• Talk (15 mins): getKanban mechanics as analogs for real life:

    • color story cards as prioritization of incomparables
    • dice and dots as variability in estimates
    • subscribers model as business cost of delay (introduce/tease the idea of hacking the game)
  • Wrap-up (5 mins): go forth and run this game. How to download the basic kit (http://bit.ly/v2-print). Show of hands, any interest in an OpenJam to play a whole round?

Part 2: Advanced Techniques: Hacking getKanban 2.0

  • Intro/background (10 mins): frustrations with the game - stubborn teams weren't learning what we wanted them to (see: http://blog.nwcadence.com/hacking-getkanban-version-2/)
    • Specifically, we want them to learn that limiting WIP reduces overall cycle time
  • Case study (10 mins): a team we trained in agile totally missed the point about queues and WIP - but when we stumbled upon the right way to show it to them, the turnaround in their behavior was immediate, self-directed, dramatic
  • Pivot! (1 min): therefore, we realized, it's possible to open teams' eyes about queues and WIP, and the value we get from it is enormous, so how do we realign our training around that?

  • Basic hacks (20 mins) (illustrated by a lot of pretty slides with graphics and photos):

    • Scoring/subscribers hack to increase the pain of high cycle time
    • "To Carlos or not to Carlos?" hack so teams can't rely on resource allocation as a cure for cycle time
    • Other ways players try to "game the game" and ease the pain of their bottlenecks without really changing their behavior, and various tiny "because I said so" hacks to combat their bad habits
  • Day 12 lecture hack (20 mins):

    • Because players cannot take a hint and just need to be thumped on the head with Lean principles sometimes - this is the meat of the workshop
    • Set up game boards in advance in end-of-Day-9 state, or similar - we won't have time to do any real gameplay, but want them to see and touch and hopefully feel the topics under discussion
    • Walk through the actual guided discussion of Lean principles that I use during the Day 12 lecture (including pretty slides)
      • Attendees locate the queues in the getKanban starting setup (including the surprise totally worthless queue)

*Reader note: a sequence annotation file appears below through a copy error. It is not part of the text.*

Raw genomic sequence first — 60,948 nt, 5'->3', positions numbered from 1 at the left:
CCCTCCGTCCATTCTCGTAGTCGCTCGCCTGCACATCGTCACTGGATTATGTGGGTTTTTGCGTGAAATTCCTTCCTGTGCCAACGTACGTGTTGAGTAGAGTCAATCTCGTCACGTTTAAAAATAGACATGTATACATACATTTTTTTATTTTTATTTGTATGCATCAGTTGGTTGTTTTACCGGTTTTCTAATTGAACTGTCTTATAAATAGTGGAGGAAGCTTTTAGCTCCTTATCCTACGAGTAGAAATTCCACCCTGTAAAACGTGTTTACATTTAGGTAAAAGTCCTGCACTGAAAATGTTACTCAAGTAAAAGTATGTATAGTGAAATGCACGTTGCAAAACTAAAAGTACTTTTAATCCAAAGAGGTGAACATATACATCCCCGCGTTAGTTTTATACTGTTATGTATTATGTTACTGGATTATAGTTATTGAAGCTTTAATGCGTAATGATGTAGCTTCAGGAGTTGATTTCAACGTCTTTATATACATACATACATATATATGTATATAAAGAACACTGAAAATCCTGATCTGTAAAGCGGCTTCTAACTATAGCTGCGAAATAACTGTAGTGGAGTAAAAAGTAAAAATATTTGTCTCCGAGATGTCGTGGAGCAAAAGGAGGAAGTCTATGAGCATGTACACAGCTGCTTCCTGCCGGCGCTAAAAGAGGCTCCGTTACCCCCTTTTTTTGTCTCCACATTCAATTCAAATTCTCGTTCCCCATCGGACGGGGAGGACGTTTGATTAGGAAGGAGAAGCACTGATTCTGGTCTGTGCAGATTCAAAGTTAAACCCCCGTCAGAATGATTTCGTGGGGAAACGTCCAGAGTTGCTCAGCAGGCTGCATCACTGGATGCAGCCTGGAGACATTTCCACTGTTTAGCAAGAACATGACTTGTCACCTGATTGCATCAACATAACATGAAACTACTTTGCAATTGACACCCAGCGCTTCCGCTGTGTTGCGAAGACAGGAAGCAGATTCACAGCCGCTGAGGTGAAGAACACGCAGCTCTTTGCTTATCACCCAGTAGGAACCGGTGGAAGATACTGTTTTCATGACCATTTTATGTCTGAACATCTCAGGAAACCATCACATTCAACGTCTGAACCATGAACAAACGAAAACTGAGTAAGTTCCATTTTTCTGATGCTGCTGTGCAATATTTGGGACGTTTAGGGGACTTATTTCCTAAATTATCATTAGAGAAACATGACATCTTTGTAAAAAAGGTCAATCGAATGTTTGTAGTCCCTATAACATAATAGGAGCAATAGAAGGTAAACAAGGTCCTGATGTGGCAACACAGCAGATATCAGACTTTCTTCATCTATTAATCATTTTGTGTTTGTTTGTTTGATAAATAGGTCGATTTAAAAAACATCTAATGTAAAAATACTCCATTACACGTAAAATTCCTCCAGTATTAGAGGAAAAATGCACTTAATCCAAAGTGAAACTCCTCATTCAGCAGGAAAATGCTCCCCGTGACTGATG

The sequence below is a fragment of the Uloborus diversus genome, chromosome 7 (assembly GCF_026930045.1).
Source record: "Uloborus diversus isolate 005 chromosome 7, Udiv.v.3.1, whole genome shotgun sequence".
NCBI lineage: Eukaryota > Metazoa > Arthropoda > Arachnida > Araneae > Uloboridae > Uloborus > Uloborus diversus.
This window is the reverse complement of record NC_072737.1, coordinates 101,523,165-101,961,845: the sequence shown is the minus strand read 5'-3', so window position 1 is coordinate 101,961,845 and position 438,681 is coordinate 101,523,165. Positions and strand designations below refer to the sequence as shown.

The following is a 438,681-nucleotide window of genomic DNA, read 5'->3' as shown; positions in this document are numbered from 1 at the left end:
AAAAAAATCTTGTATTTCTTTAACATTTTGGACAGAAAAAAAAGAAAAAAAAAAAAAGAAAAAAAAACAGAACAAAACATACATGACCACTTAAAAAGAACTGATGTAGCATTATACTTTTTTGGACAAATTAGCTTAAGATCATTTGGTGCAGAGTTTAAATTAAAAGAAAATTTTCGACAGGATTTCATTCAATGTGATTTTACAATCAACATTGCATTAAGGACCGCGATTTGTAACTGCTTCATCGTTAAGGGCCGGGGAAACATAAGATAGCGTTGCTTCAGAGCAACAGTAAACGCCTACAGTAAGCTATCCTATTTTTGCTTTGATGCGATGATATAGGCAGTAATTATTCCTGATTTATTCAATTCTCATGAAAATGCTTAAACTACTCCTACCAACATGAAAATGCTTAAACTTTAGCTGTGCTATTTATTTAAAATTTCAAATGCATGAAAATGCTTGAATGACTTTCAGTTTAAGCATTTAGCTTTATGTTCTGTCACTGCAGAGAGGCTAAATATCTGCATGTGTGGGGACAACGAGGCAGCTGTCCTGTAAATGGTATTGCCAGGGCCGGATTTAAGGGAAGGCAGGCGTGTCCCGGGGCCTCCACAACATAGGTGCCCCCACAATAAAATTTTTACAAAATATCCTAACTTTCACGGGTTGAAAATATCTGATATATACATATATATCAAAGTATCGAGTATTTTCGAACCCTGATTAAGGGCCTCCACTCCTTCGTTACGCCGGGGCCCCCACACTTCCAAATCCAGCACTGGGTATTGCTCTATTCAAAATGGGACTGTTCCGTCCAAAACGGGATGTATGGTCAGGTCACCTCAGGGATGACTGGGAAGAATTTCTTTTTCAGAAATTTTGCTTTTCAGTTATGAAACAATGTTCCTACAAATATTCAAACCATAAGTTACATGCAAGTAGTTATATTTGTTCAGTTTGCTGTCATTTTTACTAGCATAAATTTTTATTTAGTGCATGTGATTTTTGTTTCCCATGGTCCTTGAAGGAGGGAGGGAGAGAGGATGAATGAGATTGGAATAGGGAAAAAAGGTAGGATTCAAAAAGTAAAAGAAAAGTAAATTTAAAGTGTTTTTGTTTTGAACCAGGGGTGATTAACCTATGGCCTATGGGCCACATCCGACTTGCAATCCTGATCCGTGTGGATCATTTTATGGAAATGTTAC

• Attendees calculate a sensible system-level WIP given the getKanban team size and discover that the starting WIP is above that - discuss how per-column WIP can obscure a too-high system WIP
      • Attendees have the a-ha moment and convince themselves that queues and WIP are way more important than dice, dots, or prioritization
  • Conclusion (5 mins): a very quick recipe for how to download the kit and run your own game

Learning Outcome

Intro session:

  • Understand the importance of learning styles when teaching agile
  • Recognize the ways getKanban illustrates real-world Kanban mechanics
  • Appreciate how limiting WIP is used in Kanban to create a pull system, and understand how T-shaped individuals help work flow
  • Learn how to facilitate a session of getKanban, including for large groups of multiple play teams

Advanced session:

  • Understand how legacy queues interfere with the relationship between WIP and cycle time
  • Discover how various getKanban game mechanics support or distract from specific learning objectives
  • Learn how to facilitate a modified getKanban 2.0 play session to teach players about the importance of queues and WIP
  • Custom Facilitator's Guide will be provided as a handout

Target Audience

This session is suitable for all roles and all experience levels, including practitioners, leaders, and coaches.

schedule Submitted 2 years ago